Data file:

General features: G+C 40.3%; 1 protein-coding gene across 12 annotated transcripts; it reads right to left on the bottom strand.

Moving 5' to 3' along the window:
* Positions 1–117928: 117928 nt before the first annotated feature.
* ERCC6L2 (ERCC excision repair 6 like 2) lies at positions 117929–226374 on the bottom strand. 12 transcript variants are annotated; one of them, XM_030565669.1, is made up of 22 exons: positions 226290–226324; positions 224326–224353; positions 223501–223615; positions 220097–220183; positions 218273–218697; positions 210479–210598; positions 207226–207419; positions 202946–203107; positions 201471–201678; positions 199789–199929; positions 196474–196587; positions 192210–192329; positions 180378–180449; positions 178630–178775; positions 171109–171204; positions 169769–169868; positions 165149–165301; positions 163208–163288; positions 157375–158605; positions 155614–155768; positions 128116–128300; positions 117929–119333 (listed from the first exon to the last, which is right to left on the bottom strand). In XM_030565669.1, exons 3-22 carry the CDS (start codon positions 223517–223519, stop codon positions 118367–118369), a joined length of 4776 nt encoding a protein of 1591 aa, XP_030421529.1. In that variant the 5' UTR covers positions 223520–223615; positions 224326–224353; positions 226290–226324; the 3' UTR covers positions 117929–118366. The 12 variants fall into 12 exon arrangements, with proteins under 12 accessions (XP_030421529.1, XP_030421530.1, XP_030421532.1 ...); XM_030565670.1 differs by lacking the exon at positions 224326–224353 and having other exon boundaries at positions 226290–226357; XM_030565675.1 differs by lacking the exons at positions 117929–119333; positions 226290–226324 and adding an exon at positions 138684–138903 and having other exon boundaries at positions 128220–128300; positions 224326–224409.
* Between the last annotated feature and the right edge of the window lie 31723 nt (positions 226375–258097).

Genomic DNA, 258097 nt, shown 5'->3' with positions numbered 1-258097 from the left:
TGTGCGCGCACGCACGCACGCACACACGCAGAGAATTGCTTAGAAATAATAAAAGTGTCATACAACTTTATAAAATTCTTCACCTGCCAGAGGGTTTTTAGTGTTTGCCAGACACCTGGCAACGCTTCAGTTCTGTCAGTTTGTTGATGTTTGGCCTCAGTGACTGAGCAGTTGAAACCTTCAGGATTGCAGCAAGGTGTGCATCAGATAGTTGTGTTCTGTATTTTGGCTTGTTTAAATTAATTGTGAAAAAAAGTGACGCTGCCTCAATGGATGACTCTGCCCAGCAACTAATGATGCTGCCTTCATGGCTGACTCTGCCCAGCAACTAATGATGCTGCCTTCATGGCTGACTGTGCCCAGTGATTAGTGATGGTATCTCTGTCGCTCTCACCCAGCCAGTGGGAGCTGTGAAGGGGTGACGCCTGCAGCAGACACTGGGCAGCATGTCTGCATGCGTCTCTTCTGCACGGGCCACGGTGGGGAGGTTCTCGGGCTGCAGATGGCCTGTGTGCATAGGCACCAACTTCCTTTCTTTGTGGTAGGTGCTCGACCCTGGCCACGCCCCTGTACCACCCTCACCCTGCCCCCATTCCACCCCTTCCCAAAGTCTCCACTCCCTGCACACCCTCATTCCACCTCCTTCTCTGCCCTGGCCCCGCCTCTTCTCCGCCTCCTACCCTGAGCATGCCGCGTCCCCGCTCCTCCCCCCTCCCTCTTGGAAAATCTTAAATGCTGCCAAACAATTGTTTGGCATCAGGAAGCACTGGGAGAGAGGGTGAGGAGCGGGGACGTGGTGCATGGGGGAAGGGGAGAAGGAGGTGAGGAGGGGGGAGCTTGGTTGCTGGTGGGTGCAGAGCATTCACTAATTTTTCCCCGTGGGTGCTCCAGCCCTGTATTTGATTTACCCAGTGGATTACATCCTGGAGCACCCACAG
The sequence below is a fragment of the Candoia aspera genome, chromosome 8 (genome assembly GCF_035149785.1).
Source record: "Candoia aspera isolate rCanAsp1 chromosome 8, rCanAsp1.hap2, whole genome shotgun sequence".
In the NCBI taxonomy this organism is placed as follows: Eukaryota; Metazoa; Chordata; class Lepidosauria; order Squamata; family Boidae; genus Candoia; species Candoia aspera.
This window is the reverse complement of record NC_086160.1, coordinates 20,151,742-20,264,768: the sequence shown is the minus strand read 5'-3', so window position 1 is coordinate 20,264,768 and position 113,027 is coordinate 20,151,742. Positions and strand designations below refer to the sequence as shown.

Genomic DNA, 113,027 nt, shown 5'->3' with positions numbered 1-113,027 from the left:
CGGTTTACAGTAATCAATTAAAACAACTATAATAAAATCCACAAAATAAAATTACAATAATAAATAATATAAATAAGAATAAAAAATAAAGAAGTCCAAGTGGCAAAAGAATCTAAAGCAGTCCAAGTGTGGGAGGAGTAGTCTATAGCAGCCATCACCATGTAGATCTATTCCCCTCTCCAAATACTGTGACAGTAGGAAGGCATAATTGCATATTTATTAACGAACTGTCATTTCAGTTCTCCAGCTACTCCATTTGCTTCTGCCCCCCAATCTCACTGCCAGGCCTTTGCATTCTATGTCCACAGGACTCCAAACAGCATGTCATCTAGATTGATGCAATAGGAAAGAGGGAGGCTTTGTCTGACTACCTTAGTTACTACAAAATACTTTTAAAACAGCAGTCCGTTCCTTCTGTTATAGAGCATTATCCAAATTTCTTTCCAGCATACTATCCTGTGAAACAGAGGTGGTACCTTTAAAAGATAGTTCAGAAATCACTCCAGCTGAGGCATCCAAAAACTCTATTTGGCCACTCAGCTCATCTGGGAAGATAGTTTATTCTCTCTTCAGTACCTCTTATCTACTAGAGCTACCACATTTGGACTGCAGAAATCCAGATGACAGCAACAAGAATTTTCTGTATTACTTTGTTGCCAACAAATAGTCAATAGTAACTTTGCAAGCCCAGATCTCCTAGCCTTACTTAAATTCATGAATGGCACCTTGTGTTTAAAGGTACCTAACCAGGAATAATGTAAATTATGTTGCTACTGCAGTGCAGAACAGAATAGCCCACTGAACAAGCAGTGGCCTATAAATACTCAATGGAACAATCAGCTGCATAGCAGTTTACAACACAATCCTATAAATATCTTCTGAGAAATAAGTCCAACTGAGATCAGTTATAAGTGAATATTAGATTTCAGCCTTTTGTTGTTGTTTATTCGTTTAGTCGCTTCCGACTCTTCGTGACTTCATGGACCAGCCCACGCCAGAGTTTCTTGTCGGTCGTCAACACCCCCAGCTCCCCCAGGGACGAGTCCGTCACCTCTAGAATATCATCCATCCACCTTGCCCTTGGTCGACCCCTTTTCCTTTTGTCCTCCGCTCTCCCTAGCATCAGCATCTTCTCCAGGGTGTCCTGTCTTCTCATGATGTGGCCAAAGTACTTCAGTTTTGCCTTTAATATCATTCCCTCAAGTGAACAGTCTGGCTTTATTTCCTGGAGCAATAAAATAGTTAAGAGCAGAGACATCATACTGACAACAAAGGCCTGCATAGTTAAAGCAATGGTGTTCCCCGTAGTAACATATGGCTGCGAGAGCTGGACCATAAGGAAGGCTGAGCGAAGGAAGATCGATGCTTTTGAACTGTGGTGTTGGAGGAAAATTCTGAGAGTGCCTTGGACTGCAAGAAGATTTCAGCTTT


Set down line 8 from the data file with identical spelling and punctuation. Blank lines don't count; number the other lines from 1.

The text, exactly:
The sequence below is a fragment of the Candoia aspera genome, chromosome 8 (genome assembly GCF_035149785.1).